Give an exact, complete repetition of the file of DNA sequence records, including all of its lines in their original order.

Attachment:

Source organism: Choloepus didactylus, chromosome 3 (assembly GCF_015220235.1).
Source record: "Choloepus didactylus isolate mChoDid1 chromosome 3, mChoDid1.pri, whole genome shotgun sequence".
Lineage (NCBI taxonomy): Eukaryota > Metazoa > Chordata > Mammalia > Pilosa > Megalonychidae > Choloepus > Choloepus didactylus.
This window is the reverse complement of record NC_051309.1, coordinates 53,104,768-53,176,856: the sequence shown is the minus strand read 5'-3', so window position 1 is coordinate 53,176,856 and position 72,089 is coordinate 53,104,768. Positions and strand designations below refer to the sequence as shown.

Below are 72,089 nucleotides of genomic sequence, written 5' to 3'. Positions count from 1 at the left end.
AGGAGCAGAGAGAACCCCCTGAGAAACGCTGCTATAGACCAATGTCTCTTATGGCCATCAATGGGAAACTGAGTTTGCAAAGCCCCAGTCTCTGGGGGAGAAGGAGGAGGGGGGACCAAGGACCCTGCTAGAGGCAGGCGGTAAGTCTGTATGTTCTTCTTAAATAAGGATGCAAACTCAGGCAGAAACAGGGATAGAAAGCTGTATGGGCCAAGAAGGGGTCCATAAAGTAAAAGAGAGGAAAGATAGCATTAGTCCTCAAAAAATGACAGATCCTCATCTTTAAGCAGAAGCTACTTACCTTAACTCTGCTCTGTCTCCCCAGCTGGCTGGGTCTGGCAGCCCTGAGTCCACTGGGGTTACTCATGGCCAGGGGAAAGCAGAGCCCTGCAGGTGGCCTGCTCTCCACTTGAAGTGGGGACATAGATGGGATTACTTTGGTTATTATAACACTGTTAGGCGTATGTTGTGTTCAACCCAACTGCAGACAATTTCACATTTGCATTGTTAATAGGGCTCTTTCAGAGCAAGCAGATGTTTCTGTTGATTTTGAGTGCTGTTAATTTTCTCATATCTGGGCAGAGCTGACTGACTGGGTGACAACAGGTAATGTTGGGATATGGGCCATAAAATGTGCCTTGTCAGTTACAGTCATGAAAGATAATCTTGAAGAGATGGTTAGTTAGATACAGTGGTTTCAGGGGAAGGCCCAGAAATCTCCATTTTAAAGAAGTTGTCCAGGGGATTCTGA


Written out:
Source organism: Choloepus didactylus, chromosome 3 (assembly GCF_015220235.1).
Source record: "Choloepus didactylus isolate mChoDid1 chromosome 3, mChoDid1.pri, whole genome shotgun sequence".
Lineage (NCBI taxonomy): Eukaryota > Metazoa > Chordata > Mammalia > Pilosa > Megalonychidae > Choloepus > Choloepus didactylus.
This window is the reverse complement of record NC_051309.1, coordinates 53,104,768-53,176,856: the sequence shown is the minus strand read 5'-3', so window position 1 is coordinate 53,176,856 and position 72,089 is coordinate 53,104,768. Positions and strand designations below refer to the sequence as shown.

Below are 72,089 nucleotides of genomic sequence, written 5' to 3'. Positions count from 1 at the left end.
AGGAGCAGAGAGAACCCCCTGAGAAACGCTGCTATAGACCAATGTCTCTTATGGCCATCAATGGGAAACTGAGTTTGCAAAGCCCCAGTCTCTGGGGGAGAAGGAGGAGGGGGGACCAAGGACCCTGCTAGAGGCAGGCGGTAAGTCTGTATGTTCTTCTTAAATAAGGATGCAAACTCAGGCAGAAACAGGGATAGAAAGCTGTATGGGCCAAGAAGGGGTCCATAAAGTAAAAGAGAGGAAAGATAGCATTAGTCCTCAAAAAATGACAGATCCTCATCTTTAAGCAGAAGCTACTTACCTTAACTCTGCTCTGTCTCCCCAGCTGGCTGGGTCTGGCAGCCCTGAGTCCACTGGGGTTACTCATGGCCAGGGGAAAGCAGAGCCCTGCAGGTGGCCTGCTCTCCACTTGAAGTGGGGACATAGATGGGATTACTTTGGTTATTATAACACTGTTAGGCGTATGTTGTGTTCAACCCAACTGCAGACAATTTCACATTTGCATTGTTAATAGGGCTCTTTCAGAGCAAGCAGATGTTTCTGTTGATTTTGAGTGCTGTTAATTTTCTCATATCTGGGCAGAGCTGACTGACTGGGTGACAACAGGTAATGTTGGGATATGGGCCATAAAATGTGCCTTGTCAGTTACAGTCATGAAAGATAATCTTGAAGAGATGGTTAGTTAGATACAGTGGTTTCAGGGGAAGGCCCAGAAATCTCCATTTTAAAGAAGTTGTCCAGGGGATTCTGA